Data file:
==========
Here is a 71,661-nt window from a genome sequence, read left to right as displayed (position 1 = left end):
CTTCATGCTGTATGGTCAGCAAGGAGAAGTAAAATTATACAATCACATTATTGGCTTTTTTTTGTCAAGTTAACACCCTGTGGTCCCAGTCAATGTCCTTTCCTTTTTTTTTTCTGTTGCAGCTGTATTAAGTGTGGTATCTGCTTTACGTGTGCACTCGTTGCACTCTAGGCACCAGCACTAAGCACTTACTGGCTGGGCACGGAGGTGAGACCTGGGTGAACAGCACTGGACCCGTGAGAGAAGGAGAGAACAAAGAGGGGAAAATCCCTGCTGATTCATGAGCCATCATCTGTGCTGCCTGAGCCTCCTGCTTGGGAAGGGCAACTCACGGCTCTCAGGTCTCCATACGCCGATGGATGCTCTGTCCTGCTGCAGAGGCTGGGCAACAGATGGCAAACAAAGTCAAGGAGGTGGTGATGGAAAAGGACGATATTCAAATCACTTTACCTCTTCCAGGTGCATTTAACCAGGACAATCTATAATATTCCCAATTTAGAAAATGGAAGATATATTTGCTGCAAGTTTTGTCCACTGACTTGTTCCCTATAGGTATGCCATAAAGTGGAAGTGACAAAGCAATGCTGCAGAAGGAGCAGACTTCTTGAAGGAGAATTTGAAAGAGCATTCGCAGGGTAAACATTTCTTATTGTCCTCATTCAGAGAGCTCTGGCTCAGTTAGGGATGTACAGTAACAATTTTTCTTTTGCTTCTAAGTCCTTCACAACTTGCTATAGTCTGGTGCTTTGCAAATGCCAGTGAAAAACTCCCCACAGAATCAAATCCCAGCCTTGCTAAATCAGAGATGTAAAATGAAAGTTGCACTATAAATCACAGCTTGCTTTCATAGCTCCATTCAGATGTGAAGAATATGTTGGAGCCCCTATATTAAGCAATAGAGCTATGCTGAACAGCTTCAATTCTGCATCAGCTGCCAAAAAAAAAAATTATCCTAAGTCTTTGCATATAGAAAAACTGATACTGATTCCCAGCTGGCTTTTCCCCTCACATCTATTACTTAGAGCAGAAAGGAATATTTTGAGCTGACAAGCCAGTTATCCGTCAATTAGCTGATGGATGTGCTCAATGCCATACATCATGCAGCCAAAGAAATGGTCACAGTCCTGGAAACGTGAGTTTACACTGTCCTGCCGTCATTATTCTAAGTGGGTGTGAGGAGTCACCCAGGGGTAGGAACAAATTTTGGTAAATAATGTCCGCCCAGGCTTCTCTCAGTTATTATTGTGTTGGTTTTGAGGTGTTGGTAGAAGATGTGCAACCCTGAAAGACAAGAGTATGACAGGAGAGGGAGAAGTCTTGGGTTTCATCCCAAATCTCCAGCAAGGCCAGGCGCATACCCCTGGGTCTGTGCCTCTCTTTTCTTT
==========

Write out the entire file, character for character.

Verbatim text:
Here is a 71,661-nt window from a genome sequence, read left to right as displayed (position 1 = left end):
CTTCATGCTGTATGGTCAGCAAGGAGAAGTAAAATTATACAATCACATTATTGGCTTTTTTTTGTCAAGTTAACACCCTGTGGTCCCAGTCAATGTCCTTTCCTTTTTTTTTTCTGTTGCAGCTGTATTAAGTGTGGTATCTGCTTTACGTGTGCACTCGTTGCACTCTAGGCACCAGCACTAAGCACTTACTGGCTGGGCACGGAGGTGAGACCTGGGTGAACAGCACTGGACCCGTGAGAGAAGGAGAGAACAAAGAGGGGAAAATCCCTGCTGATTCATGAGCCATCATCTGTGCTGCCTGAGCCTCCTGCTTGGGAAGGGCAACTCACGGCTCTCAGGTCTCCATACGCCGATGGATGCTCTGTCCTGCTGCAGAGGCTGGGCAACAGATGGCAAACAAAGTCAAGGAGGTGGTGATGGAAAAGGACGATATTCAAATCACTTTACCTCTTCCAGGTGCATTTAACCAGGACAATCTATAATATTCCCAATTTAGAAAATGGAAGATATATTTGCTGCAAGTTTTGTCCACTGACTTGTTCCCTATAGGTATGCCATAAAGTGGAAGTGACAAAGCAATGCTGCAGAAGGAGCAGACTTCTTGAAGGAGAATTTGAAAGAGCATTCGCAGGGTAAACATTTCTTATTGTCCTCATTCAGAGAGCTCTGGCTCAGTTAGGGATGTACAGTAACAATTTTTCTTTTGCTTCTAAGTCCTTCACAACTTGCTATAGTCTGGTGCTTTGCAAATGCCAGTGAAAAACTCCCCACAGAATCAAATCCCAGCCTTGCTAAATCAGAGATGTAAAATGAAAGTTGCACTATAAATCACAGCTTGCTTTCATAGCTCCATTCAGATGTGAAGAATATGTTGGAGCCCCTATATTAAGCAATAGAGCTATGCTGAACAGCTTCAATTCTGCATCAGCTGCCAAAAAAAAAAATTATCCTAAGTCTTTGCATATAGAAAAACTGATACTGATTCCCAGCTGGCTTTTCCCCTCACATCTATTACTTAGAGCAGAAAGGAATATTTTGAGCTGACAAGCCAGTTATCCGTCAATTAGCTGATGGATGTGCTCAATGCCATACATCATGCAGCCAAAGAAATGGTCACAGTCCTGGAAACGTGAGTTTACACTGTCCTGCCGTCATTATTCTAAGTGGGTGTGAGGAGTCACCCAGGGGTAGGAACAAATTTTGGTAAATAATGTCCGCCCAGGCTTCTCTCAGTTATTATTGTGTTGGTTTTGAGGTGTTGGTAGAAGATGTGCAACCCTGAAAGACAAGAGTATGACAGGAGAGGGAGAAGTCTTGGGTTTCATCCCAAATCTCCAGCAAGGCCAGGCGCATACCCCTGGGTCTGTGCCTCTCTTTTCTTT